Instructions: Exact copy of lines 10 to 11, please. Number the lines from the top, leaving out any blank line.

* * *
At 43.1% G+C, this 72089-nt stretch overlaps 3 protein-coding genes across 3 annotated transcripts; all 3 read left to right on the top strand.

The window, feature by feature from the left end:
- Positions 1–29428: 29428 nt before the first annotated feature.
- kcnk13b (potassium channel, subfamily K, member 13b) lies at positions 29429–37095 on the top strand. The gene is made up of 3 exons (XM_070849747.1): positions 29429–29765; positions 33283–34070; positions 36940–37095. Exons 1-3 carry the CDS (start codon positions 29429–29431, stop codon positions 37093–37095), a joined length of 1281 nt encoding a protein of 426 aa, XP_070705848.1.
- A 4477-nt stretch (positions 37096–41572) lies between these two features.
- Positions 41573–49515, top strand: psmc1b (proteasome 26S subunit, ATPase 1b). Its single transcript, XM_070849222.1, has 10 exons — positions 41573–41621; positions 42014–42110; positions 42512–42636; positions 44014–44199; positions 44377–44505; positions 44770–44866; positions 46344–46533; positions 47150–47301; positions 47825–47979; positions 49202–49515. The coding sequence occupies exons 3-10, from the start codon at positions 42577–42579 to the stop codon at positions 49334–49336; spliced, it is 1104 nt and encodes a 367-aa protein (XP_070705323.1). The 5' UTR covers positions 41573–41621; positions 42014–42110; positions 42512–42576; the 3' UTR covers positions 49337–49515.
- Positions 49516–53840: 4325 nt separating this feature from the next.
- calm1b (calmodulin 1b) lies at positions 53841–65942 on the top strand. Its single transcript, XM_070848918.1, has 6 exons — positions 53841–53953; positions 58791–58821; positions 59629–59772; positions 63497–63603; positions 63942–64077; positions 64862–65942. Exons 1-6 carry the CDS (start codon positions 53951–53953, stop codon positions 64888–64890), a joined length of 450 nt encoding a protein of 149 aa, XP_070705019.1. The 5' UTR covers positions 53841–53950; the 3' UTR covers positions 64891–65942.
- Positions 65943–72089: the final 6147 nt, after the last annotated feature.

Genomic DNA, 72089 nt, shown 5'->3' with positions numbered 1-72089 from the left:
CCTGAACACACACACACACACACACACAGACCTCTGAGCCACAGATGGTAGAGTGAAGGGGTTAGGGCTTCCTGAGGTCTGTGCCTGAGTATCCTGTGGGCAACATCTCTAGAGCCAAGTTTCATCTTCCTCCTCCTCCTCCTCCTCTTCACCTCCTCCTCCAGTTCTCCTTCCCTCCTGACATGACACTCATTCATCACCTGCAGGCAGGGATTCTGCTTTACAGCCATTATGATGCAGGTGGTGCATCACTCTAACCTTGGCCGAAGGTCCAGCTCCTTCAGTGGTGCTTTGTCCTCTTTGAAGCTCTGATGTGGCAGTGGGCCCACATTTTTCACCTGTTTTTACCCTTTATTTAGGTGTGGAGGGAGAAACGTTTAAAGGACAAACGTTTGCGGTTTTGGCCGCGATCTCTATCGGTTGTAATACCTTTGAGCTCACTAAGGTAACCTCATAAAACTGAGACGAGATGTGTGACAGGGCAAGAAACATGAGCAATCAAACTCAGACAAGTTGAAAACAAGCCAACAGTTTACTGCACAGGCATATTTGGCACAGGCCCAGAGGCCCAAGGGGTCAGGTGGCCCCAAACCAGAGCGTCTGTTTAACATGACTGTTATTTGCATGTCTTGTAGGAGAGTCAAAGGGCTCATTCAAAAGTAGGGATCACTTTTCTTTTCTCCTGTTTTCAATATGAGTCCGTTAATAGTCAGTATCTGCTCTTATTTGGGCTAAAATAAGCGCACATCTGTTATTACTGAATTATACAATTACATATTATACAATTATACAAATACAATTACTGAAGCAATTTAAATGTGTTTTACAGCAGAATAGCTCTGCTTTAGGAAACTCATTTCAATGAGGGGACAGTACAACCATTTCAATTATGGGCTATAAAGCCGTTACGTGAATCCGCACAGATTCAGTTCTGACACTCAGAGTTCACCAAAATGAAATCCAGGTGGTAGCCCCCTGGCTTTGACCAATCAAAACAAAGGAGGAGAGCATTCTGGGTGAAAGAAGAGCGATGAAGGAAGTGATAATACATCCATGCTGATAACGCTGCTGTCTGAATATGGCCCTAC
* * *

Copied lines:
Genomic DNA, 72089 nt, shown 5'->3' with positions numbered 1-72089 from the left:
CCTGAACACACACACACACACACACACAGACCTCTGAGCCACAGATGGTAGAGTGAAGGGGTTAGGGCTTCCTGAGGTCTGTGCCTGAGTATCCTGTGGGCAACATCTCTAGAGCCAAGTTTCATCTTCCTCCTCCTCCTCCTCCTCTTCACCTCCTCCTCCAGTTCTCCTTCCCTCCTGACATGACACTCATTCATCACCTGCAGGCAGGGATTCTGCTTTACAGCCATTATGATGCAGGTGGTGCATCACTCTAACCTTGGCCGAAGGTCCAGCTCCTTCAGTGGTGCTTTGTCCTCTTTGAAGCTCTGATGTGGCAGTGGGCCCACATTTTTCACCTGTTTTTACCCTTTATTTAGGTGTGGAGGGAGAAACGTTTAAAGGACAAACGTTTGCGGTTTTGGCCGCGATCTCTATCGGTTGTAATACCTTTGAGCTCACTAAGGTAACCTCATAAAACTGAGACGAGATGTGTGACAGGGCAAGAAACATGAGCAATCAAACTCAGACAAGTTGAAAACAAGCCAACAGTTTACTGCACAGGCATATTTGGCACAGGCCCAGAGGCCCAAGGGGTCAGGTGGCCCCAAACCAGAGCGTCTGTTTAACATGACTGTTATTTGCATGTCTTGTAGGAGAGTCAAAGGGCTCATTCAAAAGTAGGGATCACTTTTCTTTTCTCCTGTTTTCAATATGAGTCCGTTAATAGTCAGTATCTGCTCTTATTTGGGCTAAAATAAGCGCACATCTGTTATTACTGAATTATACAATTACATATTATACAATTATACAAATACAATTACTGAAGCAATTTAAATGTGTTTTACAGCAGAATAGCTCTGCTTTAGGAAACTCATTTCAATGAGGGGACAGTACAACCATTTCAATTATGGGCTATAAAGCCGTTACGTGAATCCGCACAGATTCAGTTCTGACACTCAGAGTTCACCAAAATGAAATCCAGGTGGTAGCCCCCTGGCTTTGACCAATCAAAACAAAGGAGGAGAGCATTCTGGGTGAAAGAAGAGCGATGAAGGAAGTGATAATACATCCATGCTGATAACGCTGCTGTCTGAATATGGCCCTAC